• rate this
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    Comment number 134.

    QE3 instantly dropped the £'s value against 16 major currencies by 1%

    All imports and commodities in those currences (Oil, Gold, Food) will instantly increase by 1%+

    A calculation of GDP on a bit of paper will rise, the media cannot report the UK is in recession.

    We will have to pay this money back, this is a crime against the prudent and a saviour for the profligate.

    Sack them all

  • rate this
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    Comment number 133.

    A small percentage of this QE2 figure given to Local Authorities across the nation, ring fenced and used to build low-rent housing on council owned brownfield land would have a much greater impact on the wider economy and crucially would be perceived by the wider population as a step forward.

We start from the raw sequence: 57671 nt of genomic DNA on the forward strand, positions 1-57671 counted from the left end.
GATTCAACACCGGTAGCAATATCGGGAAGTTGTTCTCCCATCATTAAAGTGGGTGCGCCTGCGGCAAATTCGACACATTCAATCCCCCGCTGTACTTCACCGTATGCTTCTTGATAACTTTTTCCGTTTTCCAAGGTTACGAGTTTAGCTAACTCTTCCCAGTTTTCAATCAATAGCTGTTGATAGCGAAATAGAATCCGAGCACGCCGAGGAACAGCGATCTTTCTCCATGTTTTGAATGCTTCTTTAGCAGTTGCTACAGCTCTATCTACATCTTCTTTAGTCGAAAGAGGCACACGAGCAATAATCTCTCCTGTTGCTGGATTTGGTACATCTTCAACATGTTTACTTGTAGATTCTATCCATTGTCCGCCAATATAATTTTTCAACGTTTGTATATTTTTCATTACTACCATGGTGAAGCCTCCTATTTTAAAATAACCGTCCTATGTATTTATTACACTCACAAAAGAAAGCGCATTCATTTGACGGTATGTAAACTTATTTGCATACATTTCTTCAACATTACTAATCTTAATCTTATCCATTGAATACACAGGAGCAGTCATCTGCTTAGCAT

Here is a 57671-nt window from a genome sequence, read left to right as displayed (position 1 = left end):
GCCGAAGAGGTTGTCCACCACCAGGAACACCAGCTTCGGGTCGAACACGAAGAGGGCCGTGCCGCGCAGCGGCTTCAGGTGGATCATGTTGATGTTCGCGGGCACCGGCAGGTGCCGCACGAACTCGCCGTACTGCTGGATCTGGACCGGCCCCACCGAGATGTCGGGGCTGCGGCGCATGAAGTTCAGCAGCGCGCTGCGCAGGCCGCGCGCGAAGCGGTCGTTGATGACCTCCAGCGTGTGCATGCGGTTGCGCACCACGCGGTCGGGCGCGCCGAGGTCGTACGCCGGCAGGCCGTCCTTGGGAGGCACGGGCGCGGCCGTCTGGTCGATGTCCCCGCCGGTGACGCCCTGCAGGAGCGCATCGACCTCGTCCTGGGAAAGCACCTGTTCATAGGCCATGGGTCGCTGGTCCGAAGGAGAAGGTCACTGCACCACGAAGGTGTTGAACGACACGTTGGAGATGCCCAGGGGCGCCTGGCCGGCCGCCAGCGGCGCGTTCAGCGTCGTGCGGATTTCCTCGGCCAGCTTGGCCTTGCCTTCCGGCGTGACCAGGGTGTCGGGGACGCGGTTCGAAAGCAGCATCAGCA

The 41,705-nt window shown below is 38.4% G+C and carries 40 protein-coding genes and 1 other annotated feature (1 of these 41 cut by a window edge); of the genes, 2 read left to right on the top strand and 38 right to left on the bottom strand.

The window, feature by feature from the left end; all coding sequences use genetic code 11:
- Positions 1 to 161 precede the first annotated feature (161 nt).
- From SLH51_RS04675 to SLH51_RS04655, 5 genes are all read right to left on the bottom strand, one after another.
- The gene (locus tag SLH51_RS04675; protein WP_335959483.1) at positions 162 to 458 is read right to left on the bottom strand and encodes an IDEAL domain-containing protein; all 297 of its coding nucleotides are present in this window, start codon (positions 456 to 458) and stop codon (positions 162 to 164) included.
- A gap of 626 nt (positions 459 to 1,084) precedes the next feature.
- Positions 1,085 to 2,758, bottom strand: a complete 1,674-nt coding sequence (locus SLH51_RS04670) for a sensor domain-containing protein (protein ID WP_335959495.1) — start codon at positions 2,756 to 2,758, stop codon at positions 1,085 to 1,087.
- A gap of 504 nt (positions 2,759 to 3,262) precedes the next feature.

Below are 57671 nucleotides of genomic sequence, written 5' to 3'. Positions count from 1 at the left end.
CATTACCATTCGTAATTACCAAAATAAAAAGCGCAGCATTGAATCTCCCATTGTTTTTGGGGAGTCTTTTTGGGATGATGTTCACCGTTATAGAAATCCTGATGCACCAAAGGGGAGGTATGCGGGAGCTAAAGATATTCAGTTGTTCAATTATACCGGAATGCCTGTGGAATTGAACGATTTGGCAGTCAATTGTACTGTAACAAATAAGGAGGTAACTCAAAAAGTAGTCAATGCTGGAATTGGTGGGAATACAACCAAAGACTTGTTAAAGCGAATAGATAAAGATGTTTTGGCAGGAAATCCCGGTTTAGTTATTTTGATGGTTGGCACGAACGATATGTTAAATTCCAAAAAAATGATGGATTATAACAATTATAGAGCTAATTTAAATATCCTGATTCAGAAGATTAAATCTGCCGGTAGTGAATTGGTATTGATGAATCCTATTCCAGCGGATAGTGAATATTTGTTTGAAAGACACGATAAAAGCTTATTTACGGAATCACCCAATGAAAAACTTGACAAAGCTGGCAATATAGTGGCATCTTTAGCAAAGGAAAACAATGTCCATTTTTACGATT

• rate this
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    Comment number 132.

    Elect a bunch of monkeys who employ more monkeys, not an original thought or spark of intelligence among them, just self interest – the result is chaos and confusion and our children’s children will be impoverished for life. SICKENING! Big crisis needs big ideas not the same old policy that we know wont work.

  • rate this
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    Comment number 131.

    55.AnswersNeeded
    6th October 2011 - 15:03
    Removed but perhaps relevant! Two George Osbourne comments separated by a general election!

    09/01/2009 - "QE is the last resort of desperate governments when all other policies have failed" - George Osborne

    06/10/2011 - "QE is an appropiate tool" - George Osborne

    ------------------------